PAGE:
In studying the relationship of fairness and efficiency, Professor Trichakis takes the novel approach of looking at varied industries for unifying factors, and he pays special attention to inequities by incorporating both quantitative work in social welfare and the philosophical literature on fairness. He has applied his model primarily to organ donation allocation and air traffic scheduling, asking whether the “natural” objective of efficiency is the right one.
Organ donation allocation
UNOS, the United Network for Organ Sharing, is revising its allocation policies, which determine how deceased-donor organs are offered to patients on a waiting list. Since a successful transplantation typically increases the life expectancy of the recipient, the natural objective for the UNOS might be to maximize the resulting aggregate life year gains. Yet a policy based on this efficiency rationale would fail to account for inequities to particular subsets of patients, based, for example, on their age or overall health status. Professor Trichakis has developed a points-based mechanism that takes fairness constraints as input and in a systematic way designs an allocation policy to maximize anticipated net life year gains while satisfying the fairness constraints. This mechanism has broad applicability to other dynamic allocation problems in health care and beyond.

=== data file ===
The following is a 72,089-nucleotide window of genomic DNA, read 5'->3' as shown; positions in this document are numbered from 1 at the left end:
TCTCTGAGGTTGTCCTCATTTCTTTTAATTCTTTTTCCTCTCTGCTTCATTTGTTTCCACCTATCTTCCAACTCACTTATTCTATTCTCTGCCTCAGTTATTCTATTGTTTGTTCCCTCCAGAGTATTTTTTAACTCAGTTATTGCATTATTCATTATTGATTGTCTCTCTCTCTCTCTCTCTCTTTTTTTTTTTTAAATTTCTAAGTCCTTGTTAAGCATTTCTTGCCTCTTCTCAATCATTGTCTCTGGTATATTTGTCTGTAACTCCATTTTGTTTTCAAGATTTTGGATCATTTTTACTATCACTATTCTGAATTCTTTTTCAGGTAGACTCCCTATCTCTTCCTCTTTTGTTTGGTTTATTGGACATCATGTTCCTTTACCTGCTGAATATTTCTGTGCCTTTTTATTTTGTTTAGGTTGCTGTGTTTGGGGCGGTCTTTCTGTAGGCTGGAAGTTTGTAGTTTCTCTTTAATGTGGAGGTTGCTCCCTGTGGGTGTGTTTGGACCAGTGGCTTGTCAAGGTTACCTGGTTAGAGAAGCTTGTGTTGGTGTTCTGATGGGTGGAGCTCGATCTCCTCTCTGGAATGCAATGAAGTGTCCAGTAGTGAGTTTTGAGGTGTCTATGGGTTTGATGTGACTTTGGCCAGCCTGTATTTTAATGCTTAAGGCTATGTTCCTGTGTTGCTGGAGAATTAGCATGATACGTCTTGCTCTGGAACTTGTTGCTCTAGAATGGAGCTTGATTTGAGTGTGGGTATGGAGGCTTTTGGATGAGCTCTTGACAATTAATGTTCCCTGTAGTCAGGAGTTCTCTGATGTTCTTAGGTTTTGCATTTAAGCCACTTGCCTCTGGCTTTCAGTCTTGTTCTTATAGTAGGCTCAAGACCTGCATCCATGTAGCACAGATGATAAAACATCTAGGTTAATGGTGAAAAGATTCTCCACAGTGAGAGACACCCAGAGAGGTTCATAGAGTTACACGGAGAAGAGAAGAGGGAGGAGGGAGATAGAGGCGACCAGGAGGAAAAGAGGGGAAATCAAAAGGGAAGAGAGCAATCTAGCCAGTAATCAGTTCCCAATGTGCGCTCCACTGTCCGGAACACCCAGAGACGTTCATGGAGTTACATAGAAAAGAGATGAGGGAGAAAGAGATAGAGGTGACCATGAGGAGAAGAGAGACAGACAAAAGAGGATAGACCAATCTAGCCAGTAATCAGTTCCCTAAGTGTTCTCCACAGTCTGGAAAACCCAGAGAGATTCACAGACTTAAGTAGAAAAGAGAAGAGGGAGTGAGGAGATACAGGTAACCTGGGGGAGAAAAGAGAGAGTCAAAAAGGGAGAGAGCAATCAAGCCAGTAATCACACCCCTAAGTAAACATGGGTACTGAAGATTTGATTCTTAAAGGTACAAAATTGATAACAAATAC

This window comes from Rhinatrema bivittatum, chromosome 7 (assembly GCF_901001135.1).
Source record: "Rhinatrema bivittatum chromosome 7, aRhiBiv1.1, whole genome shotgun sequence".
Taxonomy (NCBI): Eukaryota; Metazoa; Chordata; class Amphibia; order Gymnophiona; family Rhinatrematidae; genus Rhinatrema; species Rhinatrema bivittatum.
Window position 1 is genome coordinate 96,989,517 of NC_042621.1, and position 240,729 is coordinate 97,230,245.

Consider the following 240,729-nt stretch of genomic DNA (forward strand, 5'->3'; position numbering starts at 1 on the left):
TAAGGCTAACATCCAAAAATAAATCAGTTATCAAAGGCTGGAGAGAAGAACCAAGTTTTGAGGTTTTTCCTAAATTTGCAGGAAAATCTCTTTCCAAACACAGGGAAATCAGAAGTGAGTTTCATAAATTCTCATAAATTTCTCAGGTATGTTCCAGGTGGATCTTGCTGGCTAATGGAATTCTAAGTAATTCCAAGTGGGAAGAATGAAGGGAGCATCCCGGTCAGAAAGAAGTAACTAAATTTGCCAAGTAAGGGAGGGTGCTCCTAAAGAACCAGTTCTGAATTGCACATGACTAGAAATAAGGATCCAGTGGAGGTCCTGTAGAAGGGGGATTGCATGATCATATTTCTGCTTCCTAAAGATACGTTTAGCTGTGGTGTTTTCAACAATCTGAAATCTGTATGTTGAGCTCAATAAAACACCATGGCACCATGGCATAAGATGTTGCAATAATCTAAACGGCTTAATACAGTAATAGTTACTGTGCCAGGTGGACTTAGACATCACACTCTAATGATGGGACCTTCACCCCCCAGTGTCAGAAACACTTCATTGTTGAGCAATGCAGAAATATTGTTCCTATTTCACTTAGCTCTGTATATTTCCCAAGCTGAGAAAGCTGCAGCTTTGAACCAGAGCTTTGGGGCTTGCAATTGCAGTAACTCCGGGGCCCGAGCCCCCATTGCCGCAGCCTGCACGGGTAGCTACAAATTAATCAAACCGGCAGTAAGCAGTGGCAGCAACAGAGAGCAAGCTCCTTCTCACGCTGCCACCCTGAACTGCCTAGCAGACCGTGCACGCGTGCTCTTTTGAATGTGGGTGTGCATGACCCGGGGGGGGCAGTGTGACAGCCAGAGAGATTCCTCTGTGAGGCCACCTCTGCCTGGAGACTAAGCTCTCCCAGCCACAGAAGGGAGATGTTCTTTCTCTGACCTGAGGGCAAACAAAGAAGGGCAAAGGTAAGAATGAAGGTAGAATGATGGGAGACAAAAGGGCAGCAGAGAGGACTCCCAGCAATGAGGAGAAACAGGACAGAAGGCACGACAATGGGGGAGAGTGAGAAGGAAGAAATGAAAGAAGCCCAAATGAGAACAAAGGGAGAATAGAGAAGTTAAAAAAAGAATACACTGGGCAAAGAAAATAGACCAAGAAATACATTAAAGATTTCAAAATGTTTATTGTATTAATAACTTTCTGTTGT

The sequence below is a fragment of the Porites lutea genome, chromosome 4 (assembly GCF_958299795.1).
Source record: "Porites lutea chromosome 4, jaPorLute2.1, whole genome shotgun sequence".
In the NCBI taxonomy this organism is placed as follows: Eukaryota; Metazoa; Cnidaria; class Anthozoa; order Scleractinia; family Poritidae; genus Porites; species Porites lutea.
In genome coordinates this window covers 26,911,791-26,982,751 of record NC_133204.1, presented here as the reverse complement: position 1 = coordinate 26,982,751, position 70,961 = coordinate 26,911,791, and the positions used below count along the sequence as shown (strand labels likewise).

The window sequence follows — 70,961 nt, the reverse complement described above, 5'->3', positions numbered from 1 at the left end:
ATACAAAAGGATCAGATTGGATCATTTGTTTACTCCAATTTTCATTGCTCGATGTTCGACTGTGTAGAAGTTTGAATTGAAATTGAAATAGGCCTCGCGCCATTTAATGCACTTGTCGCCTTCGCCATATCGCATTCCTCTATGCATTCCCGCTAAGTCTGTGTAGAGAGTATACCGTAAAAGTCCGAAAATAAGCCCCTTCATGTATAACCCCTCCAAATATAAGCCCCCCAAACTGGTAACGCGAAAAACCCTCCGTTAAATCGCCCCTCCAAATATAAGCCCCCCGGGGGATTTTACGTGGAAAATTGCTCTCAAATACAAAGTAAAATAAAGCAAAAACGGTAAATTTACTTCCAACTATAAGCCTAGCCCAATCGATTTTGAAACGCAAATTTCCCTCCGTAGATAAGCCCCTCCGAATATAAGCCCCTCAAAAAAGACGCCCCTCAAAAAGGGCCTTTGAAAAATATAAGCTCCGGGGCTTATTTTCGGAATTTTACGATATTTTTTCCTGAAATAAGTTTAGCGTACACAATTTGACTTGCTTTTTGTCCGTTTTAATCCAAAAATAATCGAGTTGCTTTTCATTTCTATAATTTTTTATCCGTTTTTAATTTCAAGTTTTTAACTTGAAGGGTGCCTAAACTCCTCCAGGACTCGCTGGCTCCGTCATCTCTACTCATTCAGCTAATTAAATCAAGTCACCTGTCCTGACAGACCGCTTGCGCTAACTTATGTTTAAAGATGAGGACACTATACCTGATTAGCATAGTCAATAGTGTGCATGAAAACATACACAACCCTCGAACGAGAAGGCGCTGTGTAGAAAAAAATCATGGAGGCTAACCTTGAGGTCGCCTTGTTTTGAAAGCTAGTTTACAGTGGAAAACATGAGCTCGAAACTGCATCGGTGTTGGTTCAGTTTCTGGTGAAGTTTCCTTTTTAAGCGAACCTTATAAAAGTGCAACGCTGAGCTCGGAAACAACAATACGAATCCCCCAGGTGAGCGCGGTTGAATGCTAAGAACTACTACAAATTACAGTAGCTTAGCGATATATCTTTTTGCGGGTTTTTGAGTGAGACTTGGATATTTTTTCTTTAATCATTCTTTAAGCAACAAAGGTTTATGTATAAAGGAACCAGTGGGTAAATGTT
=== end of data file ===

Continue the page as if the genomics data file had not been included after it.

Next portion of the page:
Air traffic scheduling
The U.S. Federal Aviation Administration (FAA) needs to reallocate landing and take-off slots among the airlines in a way that minimizes system delay costs but also ensures that all gains from optimization are split among the airlines in an equitable fashion. Professor Trichakis has developed a concrete, quantitative statement of the design problem that might be solved as the FAA seeks the “right” operational objective. He also gauges the consequences of various solutions by using detailed historical air traffic data.